Lethbridge Herald, The (Newspaper) - June 14, 1972, Lethbridge, Alberta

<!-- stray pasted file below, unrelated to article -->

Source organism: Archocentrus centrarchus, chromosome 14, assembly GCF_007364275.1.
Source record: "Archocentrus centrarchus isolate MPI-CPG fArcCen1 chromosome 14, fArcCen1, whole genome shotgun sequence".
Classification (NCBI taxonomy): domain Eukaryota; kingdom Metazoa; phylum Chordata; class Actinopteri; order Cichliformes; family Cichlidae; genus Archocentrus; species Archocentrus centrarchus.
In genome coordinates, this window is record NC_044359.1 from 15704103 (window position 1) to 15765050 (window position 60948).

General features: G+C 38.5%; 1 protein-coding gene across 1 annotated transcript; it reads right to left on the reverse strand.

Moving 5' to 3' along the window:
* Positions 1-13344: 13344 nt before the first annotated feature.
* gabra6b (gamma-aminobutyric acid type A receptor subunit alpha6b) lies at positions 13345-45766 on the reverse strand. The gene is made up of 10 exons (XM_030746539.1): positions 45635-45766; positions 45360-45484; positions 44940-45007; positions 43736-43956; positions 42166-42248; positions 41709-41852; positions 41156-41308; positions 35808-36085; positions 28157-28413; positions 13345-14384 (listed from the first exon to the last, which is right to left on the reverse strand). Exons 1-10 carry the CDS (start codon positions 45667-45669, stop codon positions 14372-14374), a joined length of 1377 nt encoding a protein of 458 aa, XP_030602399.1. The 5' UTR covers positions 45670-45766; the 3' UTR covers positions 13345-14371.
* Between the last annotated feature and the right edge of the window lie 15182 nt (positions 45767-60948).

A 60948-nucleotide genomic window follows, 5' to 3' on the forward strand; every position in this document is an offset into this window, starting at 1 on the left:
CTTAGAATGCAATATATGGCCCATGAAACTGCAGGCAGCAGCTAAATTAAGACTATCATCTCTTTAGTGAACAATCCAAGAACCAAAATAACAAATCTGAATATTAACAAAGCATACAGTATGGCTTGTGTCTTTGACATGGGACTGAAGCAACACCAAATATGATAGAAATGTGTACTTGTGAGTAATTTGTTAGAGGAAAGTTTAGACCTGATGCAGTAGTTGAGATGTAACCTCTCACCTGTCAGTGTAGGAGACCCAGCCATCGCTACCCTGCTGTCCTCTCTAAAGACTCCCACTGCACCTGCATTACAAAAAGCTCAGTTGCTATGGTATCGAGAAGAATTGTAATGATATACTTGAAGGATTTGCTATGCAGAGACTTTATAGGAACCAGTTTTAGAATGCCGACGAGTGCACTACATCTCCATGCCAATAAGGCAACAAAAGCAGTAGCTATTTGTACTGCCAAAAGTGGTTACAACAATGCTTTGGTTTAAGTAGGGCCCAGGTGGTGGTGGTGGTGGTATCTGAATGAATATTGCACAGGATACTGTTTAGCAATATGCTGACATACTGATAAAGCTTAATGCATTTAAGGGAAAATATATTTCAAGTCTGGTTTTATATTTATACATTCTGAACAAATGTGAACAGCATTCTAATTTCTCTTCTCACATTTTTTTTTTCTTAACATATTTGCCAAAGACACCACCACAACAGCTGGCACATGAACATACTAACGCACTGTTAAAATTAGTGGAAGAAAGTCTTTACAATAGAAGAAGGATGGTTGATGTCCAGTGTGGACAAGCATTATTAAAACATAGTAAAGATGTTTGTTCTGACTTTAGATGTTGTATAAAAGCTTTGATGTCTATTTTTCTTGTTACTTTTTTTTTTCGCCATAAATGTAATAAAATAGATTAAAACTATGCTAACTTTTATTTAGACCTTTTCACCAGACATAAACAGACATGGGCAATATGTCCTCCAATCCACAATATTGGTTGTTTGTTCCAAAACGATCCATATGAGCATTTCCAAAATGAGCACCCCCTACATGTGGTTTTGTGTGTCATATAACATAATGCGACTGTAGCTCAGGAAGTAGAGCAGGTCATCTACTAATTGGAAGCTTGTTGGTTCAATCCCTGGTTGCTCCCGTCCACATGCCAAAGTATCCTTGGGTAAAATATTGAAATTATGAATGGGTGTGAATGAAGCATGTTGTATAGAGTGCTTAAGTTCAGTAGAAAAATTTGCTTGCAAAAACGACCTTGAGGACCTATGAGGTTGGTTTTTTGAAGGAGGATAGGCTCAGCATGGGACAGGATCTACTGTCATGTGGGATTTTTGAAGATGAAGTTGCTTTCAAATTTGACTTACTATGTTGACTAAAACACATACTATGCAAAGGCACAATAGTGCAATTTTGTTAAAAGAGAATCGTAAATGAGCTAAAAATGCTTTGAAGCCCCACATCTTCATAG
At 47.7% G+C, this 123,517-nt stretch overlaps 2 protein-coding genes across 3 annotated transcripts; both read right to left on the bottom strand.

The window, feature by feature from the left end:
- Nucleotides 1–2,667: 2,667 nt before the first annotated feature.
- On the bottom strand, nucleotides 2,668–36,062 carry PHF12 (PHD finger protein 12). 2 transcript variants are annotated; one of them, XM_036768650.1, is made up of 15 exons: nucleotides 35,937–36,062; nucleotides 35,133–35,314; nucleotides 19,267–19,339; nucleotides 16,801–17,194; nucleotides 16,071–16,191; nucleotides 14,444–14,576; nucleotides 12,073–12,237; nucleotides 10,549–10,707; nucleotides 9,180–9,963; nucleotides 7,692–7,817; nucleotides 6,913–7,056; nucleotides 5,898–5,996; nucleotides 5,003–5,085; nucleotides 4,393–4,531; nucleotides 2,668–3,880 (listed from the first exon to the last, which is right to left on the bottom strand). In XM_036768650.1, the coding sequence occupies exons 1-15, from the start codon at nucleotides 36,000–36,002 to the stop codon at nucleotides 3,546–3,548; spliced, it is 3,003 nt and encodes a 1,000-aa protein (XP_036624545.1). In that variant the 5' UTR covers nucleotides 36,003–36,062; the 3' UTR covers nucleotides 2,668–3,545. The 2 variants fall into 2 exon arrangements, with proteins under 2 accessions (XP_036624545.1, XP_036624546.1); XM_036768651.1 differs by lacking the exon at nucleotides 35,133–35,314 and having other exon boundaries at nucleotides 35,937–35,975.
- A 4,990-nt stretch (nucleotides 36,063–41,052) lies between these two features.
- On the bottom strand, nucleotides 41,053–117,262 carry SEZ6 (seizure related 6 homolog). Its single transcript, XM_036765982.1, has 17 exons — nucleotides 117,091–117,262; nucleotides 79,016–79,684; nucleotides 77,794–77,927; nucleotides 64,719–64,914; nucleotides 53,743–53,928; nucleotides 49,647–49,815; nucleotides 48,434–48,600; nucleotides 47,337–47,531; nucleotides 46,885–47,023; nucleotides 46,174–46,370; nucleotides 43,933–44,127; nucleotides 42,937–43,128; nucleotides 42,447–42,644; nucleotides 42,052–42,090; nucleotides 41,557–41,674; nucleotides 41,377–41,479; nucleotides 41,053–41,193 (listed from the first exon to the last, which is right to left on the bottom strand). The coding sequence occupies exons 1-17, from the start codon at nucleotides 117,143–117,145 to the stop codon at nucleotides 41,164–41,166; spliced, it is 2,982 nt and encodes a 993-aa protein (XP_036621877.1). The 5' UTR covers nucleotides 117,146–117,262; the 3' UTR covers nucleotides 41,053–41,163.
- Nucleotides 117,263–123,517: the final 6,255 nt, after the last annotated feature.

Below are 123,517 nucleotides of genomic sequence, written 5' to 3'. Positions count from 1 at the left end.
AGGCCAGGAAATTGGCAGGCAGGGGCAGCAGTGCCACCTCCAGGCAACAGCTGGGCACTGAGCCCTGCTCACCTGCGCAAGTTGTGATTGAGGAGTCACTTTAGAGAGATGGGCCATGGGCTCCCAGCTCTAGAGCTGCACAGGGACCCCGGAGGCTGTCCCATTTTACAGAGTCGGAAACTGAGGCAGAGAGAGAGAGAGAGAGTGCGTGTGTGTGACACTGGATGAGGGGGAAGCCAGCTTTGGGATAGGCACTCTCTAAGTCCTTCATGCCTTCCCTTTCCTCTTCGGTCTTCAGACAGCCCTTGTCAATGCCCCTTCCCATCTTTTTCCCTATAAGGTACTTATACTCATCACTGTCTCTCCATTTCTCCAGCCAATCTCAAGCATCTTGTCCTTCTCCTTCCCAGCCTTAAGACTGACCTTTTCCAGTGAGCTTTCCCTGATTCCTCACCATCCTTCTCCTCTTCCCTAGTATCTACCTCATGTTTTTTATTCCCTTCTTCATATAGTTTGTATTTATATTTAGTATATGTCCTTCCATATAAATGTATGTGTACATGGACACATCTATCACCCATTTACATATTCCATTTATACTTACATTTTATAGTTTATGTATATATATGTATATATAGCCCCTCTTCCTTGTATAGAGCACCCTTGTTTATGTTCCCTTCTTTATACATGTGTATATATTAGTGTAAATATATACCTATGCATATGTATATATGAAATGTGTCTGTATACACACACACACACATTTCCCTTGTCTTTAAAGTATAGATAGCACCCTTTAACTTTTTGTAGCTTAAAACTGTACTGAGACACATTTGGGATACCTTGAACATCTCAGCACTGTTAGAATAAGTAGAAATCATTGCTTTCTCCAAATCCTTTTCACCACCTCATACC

34 THE LETHBRIDGE HERALD Wednesday, 14, 1972 'Brainwashing' of IRA linked to Canadian researcher By DAVID BAUKEK MONTREAL (CP) Pi- oneer Canadian research prompted by reports of Com- munist brainwashing more than 20 years ago was re- cently connected with similar Interrogation methods said to have been used w i t h Irish Republican Army suspects. Donald Hebb says his re- search in the 1950s showed deprivation of sensory percep- tions was "a very powerful thing" but rejects any sugges- tion he helped develop a weapon. "It's possible that you re- gard what we did as giving somebody some new informa- tion but I doubt he said in an interview. But, he added: "Cod only knows what they could do with i'. now." In Northern Ireland, IRA suspects were sa'; to have been hooded, deprived of sleep and food and forced to stand against a wall for many hours wliile monotonous sounds wore liHerod tlirough the room. A British Inquiry committee said the prisoners were quick to talk, disclosing information on 700 IRA men, arms caches and IRA tactics. STOPPED QUIZZING A London University profes- sor said recently that re- search started by Dr. Hebb in 1951 was partly responsible for a minority report which led to elimination of the tech- nique. Dr. Hebb, a highly re- s p e c t e d psychologist and chancellor of McGill Univer- sity, said he met a small group of British, American and Canadian government of- ficials in 1951 concerned about brainwaslu'ng in the Korean War and "funny trials in Rus- sia where apparently untor- tured prisoners got up to make unbelievable confes- sions." ROOKING PANNING Life i; but pleasant for a rookie starting out In pro boll. Bob McKeown, Jr., a rookie centre with last year's Ottawa Roughriders, tells why, in this Saturday's Weekend Magazine. Watch for this article. IN YOUR LETHBRIDGE HERALD WEEKEND MAGAZINE With Defence Research Board tolal of about over four years Dr. Hebb recruited student volun- teers. They were asked to lie as still as possible, entirely covered so they could not feel a n y th i n g, a foam pillow wrapped around their heads and wearing translucent gog- gles. Even thojgh they were of- fered 20 a asso- ciate professor's salary at the of the subjects we were going to hire would takn one look at the conditions and say no thanks." The subjects were allowed to eat, be comfortable and "go to the toilet" but other- wise had to do nothing, "In the course of the first day the capacity for maintain- ing connected train of thought got worse and worse.. The Grain bins will be empty RAYMOND (HNS) A grain quota recently opened has giv- en an indication there is a shortage of grain in the dis- trict. Grain agents say there will be no elevator storage of grain by the time the new crop comes on. Agents report there is less grain in the elevators at the present time than has ever been in them since the wheat glut hit the Prairies and the western economy. The bulk of the fanners have only enough in storage for safe- ty measure until the new crop is assured. In the meantime, the outlook for this year's grain harvest is good. Rainshowers, which have covered the district, have in- creased the optimistic outlook. All fields crops are showing excellent growth with the hot weather pushing them on. Some irrigating of crops is being done. Thinning of the sugar beet crop is some 20 per cent along. Labor is short, more could be used in the fields to push the work in order to give the little sugar beets more room for ex- pansion. The agriculture outlook, is good throughout the district. electroencephalogram, the brain-wave test, showed the isolation had really serious ef- fects on the physiology of the brain because the brain-wave changes frequency in a way that's not ever happened for normal subjects. "The ones who stayed long- est (up to six days) had hallu- cinations of such a kind that one subject said if he didn't know that he had the goggles on, he would have thought he was watching a bizarre hallucinations of seeing a series of old men in bathtubs on wheels come moving across the stage In front of the subject, a row of squirrels carrying bags over their backs and wearing snow shoes and marching across a snow-covered field. FEW LASTED Only six subjects lasted six days. Data for three days was obtained on 72 subjects, out of several hundred who tried it. When the experiment ended, none of the researchers wanted anything more to do with it. While the project continued, Dr. Hebb said, a number of other groups in North Amer- ica became interested and started their own projects. His experiment showed, he said, that sensory isolation led to diminished critical capaci- ties, a decline of intelligence and greater susceptibility to propaganda. But it also showed there was no permanent damage and helped explain, for in- stance, why patients in iron lungs were reacting strangely due to a form of isolation. DRB) were pretty sure that extreme isolation could cause heavy pressure. We were looking for methods of defence against it. Now there's not very much you can do but there are two things. One Is that if you know in advance that you're likely to have hallucinations In these circumstances then when you have them it doesn't scare the hell out of you. Furthermore, you know also that you don't expect to have permanent damage done." WAS TEACHER Dr. Hebb, born in Nova Sco- tia, started his career as a school teacher and struggling novelist. "I decided alter a year or two that wasn't for me so I arranged to do some part- time graduate work." He studied at McGiU while still teaching school and later went to Harvard University to get a doctorate in 1936. This year, he plans to retire as a professor after years of research on perception and the nature of ideas, contribute ing to academic journals and writing a psychology text- book. Alberta Hansard overcoming its initial birth problems By WALTER KREVENCIIUK EDMONTON (CP) The job of providing a printed daily record of legislature proceedings is "a tremendous amount of especially when one starts with a "to- tally Inexperienced staff" and a greenhorn computer. But most start-up problems have been overcome and Peter Swann, editor of the Al- berta Hansard, predicts his 20-member staff "soon will be taxing the capability of the printers to keep up with us." Mr. Swann, whose study convinced the province's new IB 9 SUNDAY, JUNE 18 DONT FORGET Shop and Save at HOYT'S on These For The OUTDOORSMAN from EVEREADY! EVEREADY BIG JIM HEAVY DUTY LANTERN Completa with flashing red tafery light adjust- able to 90 degrees. With sealed beam lamp visible up to one mile, waterproof rubber cov- ered switch and 731 battery. Reg. 15.95 Father's Day Special 12 EVEREADY BIG JIM Heavy duty lantern with long range sealed beam lamp. Complete wilh rubber covered switch and 731 battery. 13.95 Day Special EVEREADY CAMP and EMERGENCY LANTERN Chrome plated and sleel contiruclion swivel head Ideal tent light. Complete with 731 battery. Father's Day Special Rag. 12.95 9.99 EVEREADY LANTERN With a bright 6000 can- dle power sealed beam famp complete with flash- ing red safety light, seal beam head swivels 125 degrees. Mode of a rug- ged pfaslic material, with single control switch built into handle. Complete wilh 731 battery. 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TO 9.00 P.M. CONVENIENT TERMS AVAILABLE! You Always Do Better At DOWNTOWN 606 608 3rd Ave. S. Phone 327-5767 Progressive Conservative gov- ernment that a Hansard was desirable, had just three weeks to gather the staff and equipment needed to get the operation rolling. When the legislature gave ts formal approval March 8, one week after the session started, he was though four of his seven tran- scribers "had never been In Ihe legislature before." COMPUTER BALKED Mr. Swarm's crew encoun- tered an unexpected difficulty computer helpmate acked the required input and output facilities. But shortly after Easter, Al- berta was in full gear with the only Hansard operation in Canada connected to a com- puter. The transcribers work In :ive-minute shifts, using an automatic tape-recording sys- tem tied in to the legislature's amplification system. The system produces a master tape, which goes to :he provincial archives, and [ive-mlnuto tapes from which the glrh produce raw tran- script. The transcribers' typewrit- ers are connected by tele- shone line to the govern- ment's data centre, where the copy is captured by a com- puter and stored on discs. The girls have 30 minutes to transcribe each tape, but Mr. Swann said they are "some- times particu- larly when the legislature's 75 members are In a heckling mood. MLAs CORRECT The rough drafts of each tape are edited, sent to MLAs for possible corrections, then go back to the machine room where the computer takes over. The computer the corrections and assembles the five-minute segments into a final proof. The printing Is done by the Queen's Printer from a photo- graph of a computer print-out. Mr. Swann would like to see the final product upgraded through the use of a photo- typesetter. Mr. Swarm's study of other legislatures indicated it would cost an estimated to produce a daily printed record for a 12-week session with a full schedule of night sittings nights a week. RECESS FAR OFF The Alberta session contin- ued through May and Indica- tions were that the summer recess was still weeks down the road. Other legislatures which print a daily record of pro- ceedings are hi Manitoba, On- tario, Quebec and Nova Sco- tia. Prince Edward Island Is the only province with no form of Hansard. Mr. Swann hopes to hire a backup team of transcribers. The existing team often works long hours, from the session's opening at p.m. until after midnight. The average Hansard runs 42 pages for a three-hour sit- ting, with 15 pages dsvoted to the legislature's daily 45-min- ute question period. Alberta Hansard has more than 500 annually If it is mailed on a daily basis and an- nually for a weekly mailing. This is a few more than an- ticipated "considering we ha- ven't tried to promote Mr. Swann said. v Educational institutions In the province get a 50-per-cent discount in the subscription fee. Nixon black box subject of jokes By MICHAEL PRENTICE WASHINGTON (Reuter) Even in the Kremlin and Pe- king's Forbidden City, .the man with the black box gave President Nixon the power to nuclear war. The black object of mystery and the subject of the codes that would unleash the U.S. nu- clear arsenal of missiles and bombers. When the anonymous-look- ing man with the box unavoid- ably is caught in a news pho- tograph near the president, humorists suggest he is carry- Ing the p res i d e n t's sand- wiches. The box, actually a small suitcase o[ the kind a busi- nessman uses to store his pa- his wherever the president goes at home or abroad. Even most members of the president's cabinet are only vaguely aware of what is in- side. The secret service, which is responsible for the president's safety, will not discuss It beyond saying the president obviously has the means to communicate at all times with his military chiefs. IT'S SAFETY FACTOR The box, besides giving the president more power than any man In history, Is the ulti- mate safety factor to guard against an accidental nuclear war. The president Is the only man empowered by law to order the firing of nuclear weapons. But what If someone with access to the nuclear button suddenly lost hij ten- ses and decided to launch I nuclear weapon? In theory officials hope will never be fully tested would be Impossible to launch any nuclear missile or bomber without the codes con- tained in the black box. The box is always as safe, If not safer, than the president himself. Any place the presi- dent goes is checked out and guarded in advance by the se- cret service A prime requirement of carrier of the box is that he should be able to make him- self the president's bodyguards in the secret service also try to do, with limited success. WENT TO BALLET When Mr. and Mrs. Nixon went to the ballet in Peking, the guardian of the black box sat a discreet distance away in the stalls, with a modest pretence that he was just an- other ballet lover. Actually, there Is not one "little man with the suitcase" who follows the president around. Various members of the presidential security de- tail are delegated fo carry the box. Besides the codes, the box is also believed to contain plans and options open to the president if nuclear war should break out. If word came of a nuclear attack, the president would have five or 10 minutes to de- cide what to do. X-ray clinic The Alberta Tuberculosis and Respiratory Disease Associa- tion is holding a free mobile chest x-ray clinic at the Lo- mond School in Lomond, north- east of Lethbrldge, June 21 from 9 a.m. to noon and from 1 p.m. until p.m. SPARWOOD (HNS) Ferric council has scheduled a special meeting to decide on its stand in connection with the Koo- tenay and Elk Railway. A closed meeting scheduled earlier was cancelled when some were unable to attend. Bruce Pepper, president of Crows Nest Industries, Koo- tenay and Elk Railway parent company, will attend. The newly-scheduled meeting will be open to the public. The Fertile Board of Trade Is pre- paring a brief supporting the railroad. The brief supports the conten- tion that the extra rai! line is needed to ship coal and lead to mining development.